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Inherent Power to Impose Sanctions: How a Federal Judge Is Like a 800-Pound Gorilla

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dc.contributor.author Baker, Thomas E.
dc.date.accessioned 2010-02-04T20:41:33Z
dc.date.available 2010-02-04T20:41:33Z
dc.date.issued 1994
dc.identifier.citation 14 Rev. Litig. 195 en_US
dc.identifier.uri http://hdl.handle.net/10601/35
dc.description.abstract Debate over sanctions has captured the attention of the legal profession following each Rule 11 amendment. Curiously, there are no Goldilocks who find the Rule "just right"; everyone complains that it is either too strong or too weak. But in a significant sense, all the debate and controversy is beside the point. Suppose that someone said that a federal judge has the power to impose sanctions without the authority of Rule 11 and would have the 'power even if Rule 11 were abolished? Professor Baker seeks to answer this question by plumbing the depths of the inherent power of federal courts to sanction litigants. en_US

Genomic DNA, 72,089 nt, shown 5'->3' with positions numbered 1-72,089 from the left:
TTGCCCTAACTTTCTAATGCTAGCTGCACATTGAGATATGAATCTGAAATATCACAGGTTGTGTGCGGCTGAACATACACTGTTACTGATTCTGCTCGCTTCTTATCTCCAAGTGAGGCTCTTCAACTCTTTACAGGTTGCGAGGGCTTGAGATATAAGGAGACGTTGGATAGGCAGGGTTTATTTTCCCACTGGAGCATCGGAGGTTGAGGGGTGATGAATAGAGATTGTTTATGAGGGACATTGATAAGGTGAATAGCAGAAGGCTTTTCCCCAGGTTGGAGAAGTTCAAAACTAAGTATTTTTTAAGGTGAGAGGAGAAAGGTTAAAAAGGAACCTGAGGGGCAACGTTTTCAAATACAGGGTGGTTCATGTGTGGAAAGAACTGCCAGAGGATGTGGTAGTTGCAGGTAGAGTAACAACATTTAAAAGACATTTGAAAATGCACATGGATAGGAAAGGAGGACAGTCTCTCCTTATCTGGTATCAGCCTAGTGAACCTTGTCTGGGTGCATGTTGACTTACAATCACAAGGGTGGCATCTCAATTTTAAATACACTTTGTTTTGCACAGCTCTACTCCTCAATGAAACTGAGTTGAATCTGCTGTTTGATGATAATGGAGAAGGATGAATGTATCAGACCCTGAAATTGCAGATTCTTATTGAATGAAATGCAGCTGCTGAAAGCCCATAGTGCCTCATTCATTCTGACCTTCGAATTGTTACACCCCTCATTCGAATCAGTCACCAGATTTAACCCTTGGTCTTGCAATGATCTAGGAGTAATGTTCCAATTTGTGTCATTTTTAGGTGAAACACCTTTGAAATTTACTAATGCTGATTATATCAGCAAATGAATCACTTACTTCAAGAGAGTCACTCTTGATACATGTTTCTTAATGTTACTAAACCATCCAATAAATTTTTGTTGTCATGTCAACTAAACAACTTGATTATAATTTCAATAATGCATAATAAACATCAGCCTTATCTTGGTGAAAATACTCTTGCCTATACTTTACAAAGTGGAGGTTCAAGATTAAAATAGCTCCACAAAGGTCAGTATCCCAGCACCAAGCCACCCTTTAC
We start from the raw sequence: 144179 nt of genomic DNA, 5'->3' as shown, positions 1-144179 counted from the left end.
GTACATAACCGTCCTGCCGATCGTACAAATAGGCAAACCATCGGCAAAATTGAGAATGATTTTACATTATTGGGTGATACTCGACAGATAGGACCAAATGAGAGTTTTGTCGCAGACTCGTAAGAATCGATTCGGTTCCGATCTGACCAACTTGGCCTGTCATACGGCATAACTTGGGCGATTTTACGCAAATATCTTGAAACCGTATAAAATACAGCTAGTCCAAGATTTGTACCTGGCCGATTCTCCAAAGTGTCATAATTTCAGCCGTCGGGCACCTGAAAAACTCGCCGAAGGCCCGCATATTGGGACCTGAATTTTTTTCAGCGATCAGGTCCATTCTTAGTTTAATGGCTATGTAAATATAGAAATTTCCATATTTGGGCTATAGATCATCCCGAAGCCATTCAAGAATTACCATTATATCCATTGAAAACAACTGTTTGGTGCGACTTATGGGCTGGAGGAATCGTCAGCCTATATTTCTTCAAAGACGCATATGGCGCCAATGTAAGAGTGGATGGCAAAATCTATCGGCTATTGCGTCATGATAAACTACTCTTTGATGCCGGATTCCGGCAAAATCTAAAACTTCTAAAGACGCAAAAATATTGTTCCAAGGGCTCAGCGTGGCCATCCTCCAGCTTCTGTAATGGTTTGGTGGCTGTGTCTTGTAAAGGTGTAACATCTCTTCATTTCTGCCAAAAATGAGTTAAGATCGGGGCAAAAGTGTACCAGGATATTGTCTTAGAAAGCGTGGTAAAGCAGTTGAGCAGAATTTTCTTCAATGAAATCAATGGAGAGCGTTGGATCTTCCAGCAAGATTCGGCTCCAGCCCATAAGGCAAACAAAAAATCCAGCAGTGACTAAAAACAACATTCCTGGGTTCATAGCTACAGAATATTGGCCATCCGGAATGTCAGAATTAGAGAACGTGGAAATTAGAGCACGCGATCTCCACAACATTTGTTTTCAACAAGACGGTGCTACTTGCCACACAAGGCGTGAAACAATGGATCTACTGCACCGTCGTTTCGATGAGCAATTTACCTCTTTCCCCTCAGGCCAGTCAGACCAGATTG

dc.language.iso en_US en_US
dc.publisher Review of Litigation
dc.relation.uri http://www.heinonline.org/HOL/Page?handle=hein.journals/rol14&collection=journals&id=201&men_hide=false&men_tab=citnav
dc.relation.uri https://advance.lexis.com/api/document/collection/analytical-materials/id/3WHJ-8W80-00CV-9078-00000-00?context=1000516
dc.relation.uri https://a.next.westlaw.com/Document/I91f49b414a4411db99a18fc28eb0d9ae/View/FullText.html
dc.subject Rule 11 amendment en_US
dc.title Inherent Power to Impose Sanctions: How a Federal Judge Is Like a 800-Pound Gorilla en_US
dc.type Article en_US

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